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Obama's new national security team faces major challenges

President Obama's new national security team, headed by Leon Panetta and General David Petraeus, has a wealth of experience. But it faces major challenges, especially in Afghanistan.

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President Barack Obama announces a shake up with his national security team by nominating CIA Director Leon Panetta (2nd L) as Secretary of Defense and U.S. Army Gen. David Petraeus (C) to replace Panetta, in the East Room of the White House in Washington, Thursday April 28. Obama also announced Ryan Crocker (R) as his nomination to be the new Ambassador to Afghanistan and U.S. Marine Lt. Gen. John Allen (2nd R) to be the commander of allied forces in Afghanistan.

Jason Reed/Reuters

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In announcing his new national security team Thursday, President Obama sought to demonstrate confidence and continuity at a time when the US is trying to conclude its active military engagement in several places around the world.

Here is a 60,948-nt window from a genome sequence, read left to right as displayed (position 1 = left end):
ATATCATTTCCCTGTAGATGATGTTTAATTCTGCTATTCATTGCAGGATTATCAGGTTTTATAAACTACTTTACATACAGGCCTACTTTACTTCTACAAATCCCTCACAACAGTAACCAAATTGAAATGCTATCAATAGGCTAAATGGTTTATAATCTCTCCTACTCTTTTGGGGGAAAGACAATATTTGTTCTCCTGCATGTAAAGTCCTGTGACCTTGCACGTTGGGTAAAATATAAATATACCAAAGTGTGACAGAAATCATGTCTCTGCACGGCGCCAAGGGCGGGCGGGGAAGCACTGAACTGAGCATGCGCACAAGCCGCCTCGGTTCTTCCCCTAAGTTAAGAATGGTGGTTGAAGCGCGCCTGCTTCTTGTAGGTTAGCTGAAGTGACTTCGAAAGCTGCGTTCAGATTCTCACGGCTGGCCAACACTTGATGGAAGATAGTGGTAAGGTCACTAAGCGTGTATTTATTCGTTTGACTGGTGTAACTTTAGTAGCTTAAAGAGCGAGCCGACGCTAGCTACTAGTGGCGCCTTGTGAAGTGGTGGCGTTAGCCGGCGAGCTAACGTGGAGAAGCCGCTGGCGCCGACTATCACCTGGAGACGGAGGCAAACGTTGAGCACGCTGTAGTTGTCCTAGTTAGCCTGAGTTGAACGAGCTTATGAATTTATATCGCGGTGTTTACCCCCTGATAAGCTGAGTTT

Events on the ground – mainly in Afghanistan, where evidence of solid progress remains elusive – will determine whether he succeeds.

But the men named to critical military, intelligence, and diplomatic posts are generally agreed (at least within the Washington establishment) to be the best there are under the circumstances. They all have decades of experience in their fields, and they all have worked well together in the past.

Here are the shifts in personnel announced Thursday:

• CIA Director Leon Panetta will replace Robert Gates as Secretary of Defense.

General David Petraeus will retire from the US Army to take over the CIA from Mr. Panetta.

US Marine Corps Lt. Gen. John Allen will become commander of allied forces in Afghanistan, replacing Gen. Petraeus.

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